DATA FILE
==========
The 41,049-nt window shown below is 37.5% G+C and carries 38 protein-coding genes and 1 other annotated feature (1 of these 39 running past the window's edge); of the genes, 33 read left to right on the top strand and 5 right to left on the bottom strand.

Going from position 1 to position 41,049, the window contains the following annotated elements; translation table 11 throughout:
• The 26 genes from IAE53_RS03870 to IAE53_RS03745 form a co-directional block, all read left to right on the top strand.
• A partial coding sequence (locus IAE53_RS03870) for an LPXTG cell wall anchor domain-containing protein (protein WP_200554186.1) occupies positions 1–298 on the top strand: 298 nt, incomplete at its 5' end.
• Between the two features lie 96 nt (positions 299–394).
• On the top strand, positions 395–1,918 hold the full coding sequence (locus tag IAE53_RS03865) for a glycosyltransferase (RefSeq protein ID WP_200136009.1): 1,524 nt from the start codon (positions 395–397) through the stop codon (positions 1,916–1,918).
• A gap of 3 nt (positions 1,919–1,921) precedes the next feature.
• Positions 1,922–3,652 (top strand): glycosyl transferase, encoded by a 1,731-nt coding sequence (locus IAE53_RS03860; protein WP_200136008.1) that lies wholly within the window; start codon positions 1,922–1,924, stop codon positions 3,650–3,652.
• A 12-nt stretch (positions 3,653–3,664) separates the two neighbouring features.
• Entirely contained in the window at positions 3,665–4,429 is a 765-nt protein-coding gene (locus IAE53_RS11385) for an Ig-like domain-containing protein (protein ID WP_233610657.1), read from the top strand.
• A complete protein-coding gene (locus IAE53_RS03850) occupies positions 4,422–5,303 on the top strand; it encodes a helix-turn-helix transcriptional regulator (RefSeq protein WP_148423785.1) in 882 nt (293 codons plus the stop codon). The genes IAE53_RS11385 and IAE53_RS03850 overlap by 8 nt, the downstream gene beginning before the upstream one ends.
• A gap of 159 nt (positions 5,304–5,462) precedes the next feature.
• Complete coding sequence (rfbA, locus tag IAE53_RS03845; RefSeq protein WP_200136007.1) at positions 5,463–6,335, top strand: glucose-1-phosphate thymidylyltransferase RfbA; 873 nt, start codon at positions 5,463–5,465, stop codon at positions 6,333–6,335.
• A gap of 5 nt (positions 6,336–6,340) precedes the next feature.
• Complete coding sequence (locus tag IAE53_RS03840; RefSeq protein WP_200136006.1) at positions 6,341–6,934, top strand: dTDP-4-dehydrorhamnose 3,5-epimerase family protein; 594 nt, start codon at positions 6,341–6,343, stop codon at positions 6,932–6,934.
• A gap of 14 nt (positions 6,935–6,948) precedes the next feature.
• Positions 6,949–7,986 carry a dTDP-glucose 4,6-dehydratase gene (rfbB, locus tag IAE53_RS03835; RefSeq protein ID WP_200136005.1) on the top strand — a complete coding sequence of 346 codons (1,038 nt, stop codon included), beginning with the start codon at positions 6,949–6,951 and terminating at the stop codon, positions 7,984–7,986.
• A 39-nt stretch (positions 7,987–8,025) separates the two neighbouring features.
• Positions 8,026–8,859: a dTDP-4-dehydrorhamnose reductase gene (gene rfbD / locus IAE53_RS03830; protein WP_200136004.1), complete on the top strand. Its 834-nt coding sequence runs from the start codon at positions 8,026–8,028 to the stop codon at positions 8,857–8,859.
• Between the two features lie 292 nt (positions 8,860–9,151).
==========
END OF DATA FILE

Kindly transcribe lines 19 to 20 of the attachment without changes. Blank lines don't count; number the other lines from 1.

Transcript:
• Positions 8,026–8,859: a dTDP-4-dehydrorhamnose reductase gene (gene rfbD / locus IAE53_RS03830; protein WP_200136004.1), complete on the top strand. Its 834-nt coding sequence runs from the start codon at positions 8,026–8,028 to the stop codon at positions 8,857–8,859.
• Between the two features lie 292 nt (positions 8,860–9,151).